The Ravens' young offensive line has played better overall than outsiders expected in 2012, but it has also experienced some growing pains.
The unit features two new young starters – right tackle Kelechi Osemele and left guard Ramon Harewood – getting their first action in the NFL, and the line also had to adjust to the new up-tempo style of the offense.
The first quarter of the season has included its share of ups and downs, as the young group is still learning the NFL game.
"It's been solid, but there are obviously areas we can improve and we know that," veteran center Matt Birk said Monday. "We know that it's a work in progress, especially with young guys and different guys playing different positions."
In Thursday's victory over the Cleveland Browns, the line allowed more pressure than they had in previous contests, as quarterback Joe Flacco was sacked four times, hit twice and hurried seven other times, according to the statistical analysis website Pro Football Focus.
The four sacks were the most that the Ravens have allowed all season, and the Browns were able to get pressure based on some of the stunts, movement and blitzes from their defensive front. The movement was a new look for Osmele and Harewood, who were playing in just their fourth NFL game.
"They did some movement stuff up front, both run and pass, that young guys just haven't seen before," Head Coach John Harbaugh said.
Given the youth of the line, which has only played together for four games, Harbaugh said that the group has done "amazingly well" this season and they simply have to get acclimated to the different approaches defenses use.
"If you are a rookie, everything is new – you haven't seen anything before at this level," Harbaugh said. "So, that's part of the learning experience."
Browns defensive end Jabaal Sheard made his presence felt in the pass-rushing department, as he finished with one sack and two quarterback hurries. For much of the night he matched up against Osemele, who admitted that he struggled with the pass rush. Osemele allowed one sack and two quarterback hurries.
"For me personally, I feel like it was a tough night," Osemele said. "I didn't feel like I played as well as I wanted to play, but they're all fixable mistakes, they're all technique things."
The movement up front allowed the Browns to get pressure on Flacco, and it also limited what the Ravens could do on the ground. Harewood noticed that most of the Browns' stunts and blitzing were done to counteract the ground game, and running back Ray Rice finished with 49 yards on 18 carries.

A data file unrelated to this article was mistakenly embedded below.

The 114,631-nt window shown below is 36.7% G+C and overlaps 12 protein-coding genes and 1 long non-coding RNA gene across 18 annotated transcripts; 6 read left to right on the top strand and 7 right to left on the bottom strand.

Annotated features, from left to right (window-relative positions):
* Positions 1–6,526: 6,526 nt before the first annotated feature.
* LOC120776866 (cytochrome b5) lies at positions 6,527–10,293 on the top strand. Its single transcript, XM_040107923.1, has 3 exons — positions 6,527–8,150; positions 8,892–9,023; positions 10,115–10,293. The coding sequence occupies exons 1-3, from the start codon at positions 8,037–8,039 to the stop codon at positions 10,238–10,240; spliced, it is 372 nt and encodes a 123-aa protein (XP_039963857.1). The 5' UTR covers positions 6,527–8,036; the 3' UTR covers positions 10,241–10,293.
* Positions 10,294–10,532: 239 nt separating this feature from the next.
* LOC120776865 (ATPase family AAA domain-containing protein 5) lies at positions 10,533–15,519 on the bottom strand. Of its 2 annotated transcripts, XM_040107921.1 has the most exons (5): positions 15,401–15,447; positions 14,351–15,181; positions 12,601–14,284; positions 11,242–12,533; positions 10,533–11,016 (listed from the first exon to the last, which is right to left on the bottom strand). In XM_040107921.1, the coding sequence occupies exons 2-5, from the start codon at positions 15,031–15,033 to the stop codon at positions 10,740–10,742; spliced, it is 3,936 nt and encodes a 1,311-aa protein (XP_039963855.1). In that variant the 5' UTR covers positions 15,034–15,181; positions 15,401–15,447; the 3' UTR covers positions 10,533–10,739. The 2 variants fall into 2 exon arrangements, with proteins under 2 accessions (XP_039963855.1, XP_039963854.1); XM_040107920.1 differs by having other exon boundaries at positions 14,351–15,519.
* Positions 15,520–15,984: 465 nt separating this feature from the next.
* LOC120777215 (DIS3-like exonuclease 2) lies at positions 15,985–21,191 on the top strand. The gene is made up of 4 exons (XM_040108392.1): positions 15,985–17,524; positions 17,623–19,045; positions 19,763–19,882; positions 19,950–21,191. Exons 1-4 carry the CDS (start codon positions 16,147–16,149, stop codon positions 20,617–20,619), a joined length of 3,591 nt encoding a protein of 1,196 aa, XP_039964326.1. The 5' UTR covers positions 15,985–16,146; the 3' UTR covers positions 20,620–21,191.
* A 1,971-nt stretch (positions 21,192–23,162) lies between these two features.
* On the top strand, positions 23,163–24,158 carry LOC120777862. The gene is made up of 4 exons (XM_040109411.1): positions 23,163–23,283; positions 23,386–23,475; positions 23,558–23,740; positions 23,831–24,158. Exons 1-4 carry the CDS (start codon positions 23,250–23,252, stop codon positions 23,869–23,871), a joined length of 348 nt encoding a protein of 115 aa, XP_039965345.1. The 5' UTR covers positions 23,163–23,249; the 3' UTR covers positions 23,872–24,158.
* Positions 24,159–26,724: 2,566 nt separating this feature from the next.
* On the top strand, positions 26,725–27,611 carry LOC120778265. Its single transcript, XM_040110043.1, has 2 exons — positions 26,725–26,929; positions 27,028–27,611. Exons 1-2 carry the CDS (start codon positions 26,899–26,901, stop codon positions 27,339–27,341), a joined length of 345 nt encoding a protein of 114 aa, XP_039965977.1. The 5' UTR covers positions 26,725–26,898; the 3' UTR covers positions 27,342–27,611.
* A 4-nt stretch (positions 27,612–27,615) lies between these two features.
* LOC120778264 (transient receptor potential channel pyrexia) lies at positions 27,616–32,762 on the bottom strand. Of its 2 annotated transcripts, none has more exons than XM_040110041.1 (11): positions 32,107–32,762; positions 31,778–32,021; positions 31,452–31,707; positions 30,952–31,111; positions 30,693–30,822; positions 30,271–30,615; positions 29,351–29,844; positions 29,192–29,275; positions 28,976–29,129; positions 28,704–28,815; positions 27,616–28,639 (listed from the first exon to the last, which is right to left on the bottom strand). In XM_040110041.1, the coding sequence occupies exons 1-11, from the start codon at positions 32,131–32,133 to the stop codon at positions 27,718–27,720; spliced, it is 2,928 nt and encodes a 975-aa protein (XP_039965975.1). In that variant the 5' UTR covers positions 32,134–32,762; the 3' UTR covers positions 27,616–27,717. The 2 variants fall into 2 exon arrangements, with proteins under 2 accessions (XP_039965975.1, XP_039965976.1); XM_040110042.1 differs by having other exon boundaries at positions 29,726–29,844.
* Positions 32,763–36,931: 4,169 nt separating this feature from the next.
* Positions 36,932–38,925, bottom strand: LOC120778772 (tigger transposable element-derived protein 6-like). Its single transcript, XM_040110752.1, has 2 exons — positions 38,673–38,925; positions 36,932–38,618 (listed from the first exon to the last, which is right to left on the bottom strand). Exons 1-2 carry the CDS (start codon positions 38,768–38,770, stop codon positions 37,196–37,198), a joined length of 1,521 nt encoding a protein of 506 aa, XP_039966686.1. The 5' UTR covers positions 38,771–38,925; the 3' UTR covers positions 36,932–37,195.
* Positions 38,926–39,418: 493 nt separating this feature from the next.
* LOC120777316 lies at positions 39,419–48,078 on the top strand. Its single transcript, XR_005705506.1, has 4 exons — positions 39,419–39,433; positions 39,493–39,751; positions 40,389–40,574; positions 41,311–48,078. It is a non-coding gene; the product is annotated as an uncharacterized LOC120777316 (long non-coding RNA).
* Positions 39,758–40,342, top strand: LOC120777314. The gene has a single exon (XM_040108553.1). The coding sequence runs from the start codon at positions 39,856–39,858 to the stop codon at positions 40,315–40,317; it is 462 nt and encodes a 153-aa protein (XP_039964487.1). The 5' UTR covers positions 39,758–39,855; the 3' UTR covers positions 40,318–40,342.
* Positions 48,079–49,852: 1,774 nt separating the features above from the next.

"I would have to give them their props," Harewood said. "They were doing a lot of slants, and shifts and stuff like that to get us off our run game."
In addition to Osemele and Harewood playing for the first time, fourth-year tackle Michael Oher also changed positions again this year. He moved back to the left side, which he hadn't played since the 2010 season.
Despite getting flagged three times on Thursday – two holding penalties and one false start – Oher still had a solid game against the Browns. He allowed just one hit and one hurry on Flacco.
"I think Michael has played very well," Harbaugh said. "He's an excellent player."
Last week's game against the Browns was just the fourth time that the Ravens have played with their currently constructed line: Oher, Osemele, Harewood, center Matt Birk and right guard Marshal Yanda.
They rotated a number of different pieces in the preseason, including veterans Bryant McKinnie and Bobbie Williams, before deciding to go with Harewood and Osemele in the starting lineup. The young approach has proven successful through the first quarter of the season, as the Ravens rank as one of the NFL's top offenses.
The Ravens' line will get tested again this week against a talented Kansas City Chiefs front. The Chiefs have eight sacks on the season, which ranks 17th in the NFL, but top pass rusher Tamba Hali was suspended for the first game of the year and has been slow to get started. Hali got his first sack on Sunday and the two-time Pro Bowler appears to be getting into a rhythm.
The Chiefs will challenge the offensive line, which has to continue adjusting to how defenses will try to attack them.
"Definitely we can get better on a lot of things," Oher said. "I'm getting better every snap, every day. I'm just trying to work on technique and fundamentals and I'm still learning as I go."